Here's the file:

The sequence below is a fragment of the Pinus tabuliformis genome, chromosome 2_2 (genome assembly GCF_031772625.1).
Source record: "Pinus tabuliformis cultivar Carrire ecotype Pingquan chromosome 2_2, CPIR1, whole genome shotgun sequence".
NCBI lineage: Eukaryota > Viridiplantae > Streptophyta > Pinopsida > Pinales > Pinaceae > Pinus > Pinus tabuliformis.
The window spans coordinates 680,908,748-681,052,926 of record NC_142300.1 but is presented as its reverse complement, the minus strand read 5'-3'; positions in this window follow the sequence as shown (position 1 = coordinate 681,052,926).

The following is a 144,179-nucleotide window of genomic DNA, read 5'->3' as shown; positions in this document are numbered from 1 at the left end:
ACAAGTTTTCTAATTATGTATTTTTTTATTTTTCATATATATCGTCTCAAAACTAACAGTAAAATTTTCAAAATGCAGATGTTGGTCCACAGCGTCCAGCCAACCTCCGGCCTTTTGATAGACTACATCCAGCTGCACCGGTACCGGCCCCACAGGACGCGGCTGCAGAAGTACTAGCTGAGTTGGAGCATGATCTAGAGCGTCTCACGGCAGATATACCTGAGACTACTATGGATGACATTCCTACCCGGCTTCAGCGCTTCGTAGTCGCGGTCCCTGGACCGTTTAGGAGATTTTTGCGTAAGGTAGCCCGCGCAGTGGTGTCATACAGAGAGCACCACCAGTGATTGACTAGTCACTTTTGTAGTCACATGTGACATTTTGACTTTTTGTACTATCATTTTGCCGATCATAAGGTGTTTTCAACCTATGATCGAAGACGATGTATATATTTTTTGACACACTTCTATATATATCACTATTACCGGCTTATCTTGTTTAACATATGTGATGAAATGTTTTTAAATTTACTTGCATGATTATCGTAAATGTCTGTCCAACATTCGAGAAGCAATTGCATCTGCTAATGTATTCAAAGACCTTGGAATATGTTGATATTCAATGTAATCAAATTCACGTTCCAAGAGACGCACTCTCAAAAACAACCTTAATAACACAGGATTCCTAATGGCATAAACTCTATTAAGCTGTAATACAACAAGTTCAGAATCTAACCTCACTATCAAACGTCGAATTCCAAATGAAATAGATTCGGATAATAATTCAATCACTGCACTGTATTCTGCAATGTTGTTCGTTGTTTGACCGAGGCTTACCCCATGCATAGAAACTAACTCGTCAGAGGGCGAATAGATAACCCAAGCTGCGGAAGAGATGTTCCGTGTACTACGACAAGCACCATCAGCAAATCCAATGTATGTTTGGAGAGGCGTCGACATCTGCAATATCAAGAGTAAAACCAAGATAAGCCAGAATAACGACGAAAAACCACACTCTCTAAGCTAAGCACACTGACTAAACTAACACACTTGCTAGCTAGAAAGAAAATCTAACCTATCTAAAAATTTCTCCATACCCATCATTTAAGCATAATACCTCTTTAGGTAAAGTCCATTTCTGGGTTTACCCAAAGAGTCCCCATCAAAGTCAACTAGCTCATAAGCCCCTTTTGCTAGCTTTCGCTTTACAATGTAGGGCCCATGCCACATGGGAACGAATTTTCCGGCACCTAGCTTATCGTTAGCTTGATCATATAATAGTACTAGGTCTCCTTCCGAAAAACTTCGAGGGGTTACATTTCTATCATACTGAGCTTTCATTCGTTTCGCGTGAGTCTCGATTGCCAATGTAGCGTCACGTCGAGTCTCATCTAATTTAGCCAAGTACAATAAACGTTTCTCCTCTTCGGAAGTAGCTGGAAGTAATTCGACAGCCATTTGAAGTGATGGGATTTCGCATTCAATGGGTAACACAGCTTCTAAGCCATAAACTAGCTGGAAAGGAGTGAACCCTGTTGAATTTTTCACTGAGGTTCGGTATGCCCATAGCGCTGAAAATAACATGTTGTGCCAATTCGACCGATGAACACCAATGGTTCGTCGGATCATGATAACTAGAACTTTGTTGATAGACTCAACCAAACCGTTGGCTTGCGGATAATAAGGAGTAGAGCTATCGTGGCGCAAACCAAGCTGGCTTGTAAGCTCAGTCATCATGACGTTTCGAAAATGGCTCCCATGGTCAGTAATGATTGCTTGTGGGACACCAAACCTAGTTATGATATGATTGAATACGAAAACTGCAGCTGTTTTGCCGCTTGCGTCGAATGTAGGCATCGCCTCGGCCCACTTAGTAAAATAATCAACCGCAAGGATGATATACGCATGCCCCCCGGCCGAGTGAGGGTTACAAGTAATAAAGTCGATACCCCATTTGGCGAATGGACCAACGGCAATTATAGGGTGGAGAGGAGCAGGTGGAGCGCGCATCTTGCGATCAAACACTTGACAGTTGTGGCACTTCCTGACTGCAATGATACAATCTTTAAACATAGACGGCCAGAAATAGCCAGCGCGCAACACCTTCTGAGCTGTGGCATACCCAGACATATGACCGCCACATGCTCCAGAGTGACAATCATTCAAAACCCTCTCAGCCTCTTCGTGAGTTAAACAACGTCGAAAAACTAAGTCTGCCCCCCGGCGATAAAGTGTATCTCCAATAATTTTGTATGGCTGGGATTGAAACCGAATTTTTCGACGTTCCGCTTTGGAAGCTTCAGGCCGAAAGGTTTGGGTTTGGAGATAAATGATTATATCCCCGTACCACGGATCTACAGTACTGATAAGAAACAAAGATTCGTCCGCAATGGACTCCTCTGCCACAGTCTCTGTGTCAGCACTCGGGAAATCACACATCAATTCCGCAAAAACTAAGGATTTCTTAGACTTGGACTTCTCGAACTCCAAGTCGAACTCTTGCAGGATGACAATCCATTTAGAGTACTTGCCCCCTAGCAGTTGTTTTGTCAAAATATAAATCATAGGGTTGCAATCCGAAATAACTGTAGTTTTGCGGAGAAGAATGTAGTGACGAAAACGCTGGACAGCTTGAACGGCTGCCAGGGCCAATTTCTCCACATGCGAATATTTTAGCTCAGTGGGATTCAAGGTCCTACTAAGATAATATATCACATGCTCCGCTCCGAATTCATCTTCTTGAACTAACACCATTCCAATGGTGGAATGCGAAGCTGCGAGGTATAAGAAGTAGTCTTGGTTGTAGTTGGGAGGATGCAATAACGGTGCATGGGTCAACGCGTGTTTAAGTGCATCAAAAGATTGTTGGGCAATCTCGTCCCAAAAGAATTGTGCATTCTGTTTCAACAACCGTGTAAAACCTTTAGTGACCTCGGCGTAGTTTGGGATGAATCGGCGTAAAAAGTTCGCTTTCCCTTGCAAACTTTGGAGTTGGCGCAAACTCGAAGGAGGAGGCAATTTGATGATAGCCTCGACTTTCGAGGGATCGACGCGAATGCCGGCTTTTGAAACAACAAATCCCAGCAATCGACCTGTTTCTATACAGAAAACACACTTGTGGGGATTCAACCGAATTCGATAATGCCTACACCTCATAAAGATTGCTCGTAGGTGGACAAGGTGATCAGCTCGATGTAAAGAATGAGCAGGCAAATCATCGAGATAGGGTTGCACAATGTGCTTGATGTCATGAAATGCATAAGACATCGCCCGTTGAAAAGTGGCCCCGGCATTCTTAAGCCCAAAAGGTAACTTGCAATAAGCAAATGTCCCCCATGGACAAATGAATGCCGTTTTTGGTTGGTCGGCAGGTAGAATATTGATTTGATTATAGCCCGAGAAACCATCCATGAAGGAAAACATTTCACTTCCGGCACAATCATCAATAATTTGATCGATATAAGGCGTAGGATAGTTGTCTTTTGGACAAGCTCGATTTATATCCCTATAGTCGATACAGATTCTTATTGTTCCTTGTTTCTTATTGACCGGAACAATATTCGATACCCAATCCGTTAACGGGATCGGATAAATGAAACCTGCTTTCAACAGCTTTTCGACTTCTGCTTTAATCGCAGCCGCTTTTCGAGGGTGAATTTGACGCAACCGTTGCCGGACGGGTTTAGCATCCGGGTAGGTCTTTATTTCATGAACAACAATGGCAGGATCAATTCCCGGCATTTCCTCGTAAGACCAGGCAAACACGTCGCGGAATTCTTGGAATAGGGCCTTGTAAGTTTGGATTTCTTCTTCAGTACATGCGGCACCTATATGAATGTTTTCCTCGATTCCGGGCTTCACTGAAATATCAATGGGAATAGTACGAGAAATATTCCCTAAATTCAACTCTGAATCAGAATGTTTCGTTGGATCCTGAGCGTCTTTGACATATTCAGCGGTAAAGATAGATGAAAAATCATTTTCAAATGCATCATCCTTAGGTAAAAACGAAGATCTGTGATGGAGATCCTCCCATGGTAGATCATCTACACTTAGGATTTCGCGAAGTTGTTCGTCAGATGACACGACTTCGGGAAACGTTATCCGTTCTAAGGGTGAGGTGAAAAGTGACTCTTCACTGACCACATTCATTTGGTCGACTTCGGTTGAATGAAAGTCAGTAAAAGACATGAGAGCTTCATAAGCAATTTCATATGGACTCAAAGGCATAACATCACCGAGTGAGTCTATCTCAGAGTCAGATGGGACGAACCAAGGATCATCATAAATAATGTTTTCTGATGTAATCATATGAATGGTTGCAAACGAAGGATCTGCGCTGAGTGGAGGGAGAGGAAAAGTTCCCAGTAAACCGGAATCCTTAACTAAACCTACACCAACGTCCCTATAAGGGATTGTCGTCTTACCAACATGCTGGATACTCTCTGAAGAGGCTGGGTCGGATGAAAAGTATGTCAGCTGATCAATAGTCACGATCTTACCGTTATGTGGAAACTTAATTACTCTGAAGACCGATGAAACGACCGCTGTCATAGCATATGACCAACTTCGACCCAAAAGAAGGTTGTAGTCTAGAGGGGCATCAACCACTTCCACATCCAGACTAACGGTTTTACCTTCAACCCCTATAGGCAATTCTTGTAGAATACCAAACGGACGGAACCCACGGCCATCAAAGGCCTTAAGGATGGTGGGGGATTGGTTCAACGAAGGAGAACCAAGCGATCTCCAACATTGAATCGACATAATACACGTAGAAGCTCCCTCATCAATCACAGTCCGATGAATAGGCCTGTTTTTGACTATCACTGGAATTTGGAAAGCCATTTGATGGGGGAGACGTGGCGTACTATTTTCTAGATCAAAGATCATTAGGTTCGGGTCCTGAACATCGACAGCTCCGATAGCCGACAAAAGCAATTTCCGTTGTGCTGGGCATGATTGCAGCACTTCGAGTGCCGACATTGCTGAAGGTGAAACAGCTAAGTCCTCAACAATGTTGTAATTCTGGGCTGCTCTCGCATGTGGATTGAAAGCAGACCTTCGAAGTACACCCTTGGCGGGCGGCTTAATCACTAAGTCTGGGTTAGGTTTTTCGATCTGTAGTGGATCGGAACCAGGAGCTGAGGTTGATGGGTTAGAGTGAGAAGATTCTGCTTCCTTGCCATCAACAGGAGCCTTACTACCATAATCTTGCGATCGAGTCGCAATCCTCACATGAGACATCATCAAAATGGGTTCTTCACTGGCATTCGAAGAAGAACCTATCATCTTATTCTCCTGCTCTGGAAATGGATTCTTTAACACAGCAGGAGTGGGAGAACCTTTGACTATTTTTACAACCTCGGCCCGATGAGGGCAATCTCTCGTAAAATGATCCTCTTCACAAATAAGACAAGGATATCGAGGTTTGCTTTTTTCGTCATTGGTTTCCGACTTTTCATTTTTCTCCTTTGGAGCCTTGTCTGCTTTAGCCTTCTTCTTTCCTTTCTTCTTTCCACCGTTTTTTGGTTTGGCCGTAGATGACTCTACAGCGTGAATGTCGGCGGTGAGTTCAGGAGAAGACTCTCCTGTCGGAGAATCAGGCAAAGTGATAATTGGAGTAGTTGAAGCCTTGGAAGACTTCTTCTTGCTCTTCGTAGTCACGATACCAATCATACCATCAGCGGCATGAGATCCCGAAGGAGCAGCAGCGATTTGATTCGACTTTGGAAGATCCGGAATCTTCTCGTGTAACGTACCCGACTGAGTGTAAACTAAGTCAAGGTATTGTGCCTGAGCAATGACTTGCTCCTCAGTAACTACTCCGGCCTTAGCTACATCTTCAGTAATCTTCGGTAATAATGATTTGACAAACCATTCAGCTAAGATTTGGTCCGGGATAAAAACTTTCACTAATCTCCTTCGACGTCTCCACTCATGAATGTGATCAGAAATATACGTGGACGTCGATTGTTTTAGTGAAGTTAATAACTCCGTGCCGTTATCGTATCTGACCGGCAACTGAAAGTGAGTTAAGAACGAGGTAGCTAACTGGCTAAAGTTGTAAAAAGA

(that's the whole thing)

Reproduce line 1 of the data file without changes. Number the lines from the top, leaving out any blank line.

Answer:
The sequence below is a fragment of the Pinus tabuliformis genome, chromosome 2_2 (genome assembly GCF_031772625.1).